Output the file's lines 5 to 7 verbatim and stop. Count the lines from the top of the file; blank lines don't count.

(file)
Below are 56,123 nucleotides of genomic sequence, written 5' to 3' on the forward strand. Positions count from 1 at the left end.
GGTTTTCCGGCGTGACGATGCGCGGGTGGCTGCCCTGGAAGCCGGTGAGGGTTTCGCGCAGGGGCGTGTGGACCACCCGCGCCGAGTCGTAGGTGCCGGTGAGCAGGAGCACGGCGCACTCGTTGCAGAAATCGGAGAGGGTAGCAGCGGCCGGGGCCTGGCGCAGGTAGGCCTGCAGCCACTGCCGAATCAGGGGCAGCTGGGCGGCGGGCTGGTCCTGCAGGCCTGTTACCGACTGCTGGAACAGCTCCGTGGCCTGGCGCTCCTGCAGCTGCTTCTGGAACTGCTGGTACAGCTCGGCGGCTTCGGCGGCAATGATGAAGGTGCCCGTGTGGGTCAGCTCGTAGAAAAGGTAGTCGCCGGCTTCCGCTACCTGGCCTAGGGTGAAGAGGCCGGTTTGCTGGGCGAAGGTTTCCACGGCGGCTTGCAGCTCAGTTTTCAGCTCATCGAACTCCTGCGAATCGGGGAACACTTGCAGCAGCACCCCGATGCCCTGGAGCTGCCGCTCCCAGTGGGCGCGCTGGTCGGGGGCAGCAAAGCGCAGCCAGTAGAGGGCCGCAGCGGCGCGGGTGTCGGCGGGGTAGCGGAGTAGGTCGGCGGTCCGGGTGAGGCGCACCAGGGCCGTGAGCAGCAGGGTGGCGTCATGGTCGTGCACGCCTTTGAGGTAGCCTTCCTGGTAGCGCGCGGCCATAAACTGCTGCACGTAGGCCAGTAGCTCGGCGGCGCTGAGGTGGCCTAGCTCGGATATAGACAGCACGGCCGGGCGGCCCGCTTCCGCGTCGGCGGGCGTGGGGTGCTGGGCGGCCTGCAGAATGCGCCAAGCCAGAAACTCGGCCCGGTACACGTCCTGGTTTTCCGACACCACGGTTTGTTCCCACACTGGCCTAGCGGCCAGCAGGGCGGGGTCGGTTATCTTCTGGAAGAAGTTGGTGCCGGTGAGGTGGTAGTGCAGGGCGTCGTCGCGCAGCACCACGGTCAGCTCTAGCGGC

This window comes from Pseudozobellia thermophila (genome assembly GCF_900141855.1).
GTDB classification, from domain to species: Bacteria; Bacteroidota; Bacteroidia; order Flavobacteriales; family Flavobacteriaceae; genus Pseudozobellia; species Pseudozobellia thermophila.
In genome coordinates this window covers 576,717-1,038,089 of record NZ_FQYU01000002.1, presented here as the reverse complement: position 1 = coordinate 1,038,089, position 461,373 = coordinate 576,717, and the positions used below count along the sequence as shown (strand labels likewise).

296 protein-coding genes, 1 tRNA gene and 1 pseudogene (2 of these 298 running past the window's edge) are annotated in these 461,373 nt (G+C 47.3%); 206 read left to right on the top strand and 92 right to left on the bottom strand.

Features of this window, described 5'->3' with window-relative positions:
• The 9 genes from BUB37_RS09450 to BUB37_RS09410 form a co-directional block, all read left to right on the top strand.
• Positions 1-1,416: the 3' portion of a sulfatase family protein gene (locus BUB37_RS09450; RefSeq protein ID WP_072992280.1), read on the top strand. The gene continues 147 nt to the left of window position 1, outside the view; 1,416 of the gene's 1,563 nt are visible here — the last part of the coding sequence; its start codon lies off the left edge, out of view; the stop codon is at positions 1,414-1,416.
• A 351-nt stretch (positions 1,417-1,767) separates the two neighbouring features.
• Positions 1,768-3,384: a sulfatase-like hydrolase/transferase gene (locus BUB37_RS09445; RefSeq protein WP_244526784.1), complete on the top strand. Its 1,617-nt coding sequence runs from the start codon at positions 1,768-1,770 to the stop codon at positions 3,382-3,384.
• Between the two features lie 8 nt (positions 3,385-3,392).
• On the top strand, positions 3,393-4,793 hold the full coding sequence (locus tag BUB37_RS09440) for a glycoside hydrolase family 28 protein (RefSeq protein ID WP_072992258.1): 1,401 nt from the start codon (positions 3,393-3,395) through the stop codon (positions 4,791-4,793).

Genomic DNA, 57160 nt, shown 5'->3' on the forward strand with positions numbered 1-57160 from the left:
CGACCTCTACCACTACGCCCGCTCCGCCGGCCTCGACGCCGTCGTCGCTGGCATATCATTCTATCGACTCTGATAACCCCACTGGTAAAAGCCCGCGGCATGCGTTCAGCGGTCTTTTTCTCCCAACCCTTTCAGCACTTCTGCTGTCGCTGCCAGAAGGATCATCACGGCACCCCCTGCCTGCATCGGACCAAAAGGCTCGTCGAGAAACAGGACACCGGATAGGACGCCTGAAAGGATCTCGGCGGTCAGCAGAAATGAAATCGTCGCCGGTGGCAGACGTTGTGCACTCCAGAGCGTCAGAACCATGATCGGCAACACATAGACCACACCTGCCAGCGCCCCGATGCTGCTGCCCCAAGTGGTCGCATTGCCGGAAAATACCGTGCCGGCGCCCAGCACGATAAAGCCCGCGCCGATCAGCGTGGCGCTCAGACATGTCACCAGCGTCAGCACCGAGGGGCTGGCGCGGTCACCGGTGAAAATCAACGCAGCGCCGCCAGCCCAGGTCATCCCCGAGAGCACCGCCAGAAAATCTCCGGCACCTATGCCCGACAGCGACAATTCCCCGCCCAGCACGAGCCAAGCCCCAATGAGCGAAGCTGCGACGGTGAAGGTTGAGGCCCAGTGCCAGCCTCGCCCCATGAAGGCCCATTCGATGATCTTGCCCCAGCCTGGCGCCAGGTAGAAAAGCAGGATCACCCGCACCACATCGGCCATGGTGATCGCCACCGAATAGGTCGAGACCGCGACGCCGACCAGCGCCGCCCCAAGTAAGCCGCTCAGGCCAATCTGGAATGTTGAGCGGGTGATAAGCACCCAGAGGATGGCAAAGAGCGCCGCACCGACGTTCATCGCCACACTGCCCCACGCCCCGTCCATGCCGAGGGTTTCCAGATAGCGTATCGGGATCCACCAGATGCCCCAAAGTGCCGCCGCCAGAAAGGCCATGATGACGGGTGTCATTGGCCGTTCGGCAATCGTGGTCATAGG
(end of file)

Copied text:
In genome coordinates this window covers 576,717-1,038,089 of record NZ_FQYU01000002.1, presented here as the reverse complement: position 1 = coordinate 1,038,089, position 461,373 = coordinate 576,717, and the positions used below count along the sequence as shown (strand labels likewise).

296 protein-coding genes, 1 tRNA gene and 1 pseudogene (2 of these 298 running past the window's edge) are annotated in these 461,373 nt (G+C 47.3%); 206 read left to right on the top strand and 92 right to left on the bottom strand.

Features of this window, described 5'->3' with window-relative positions: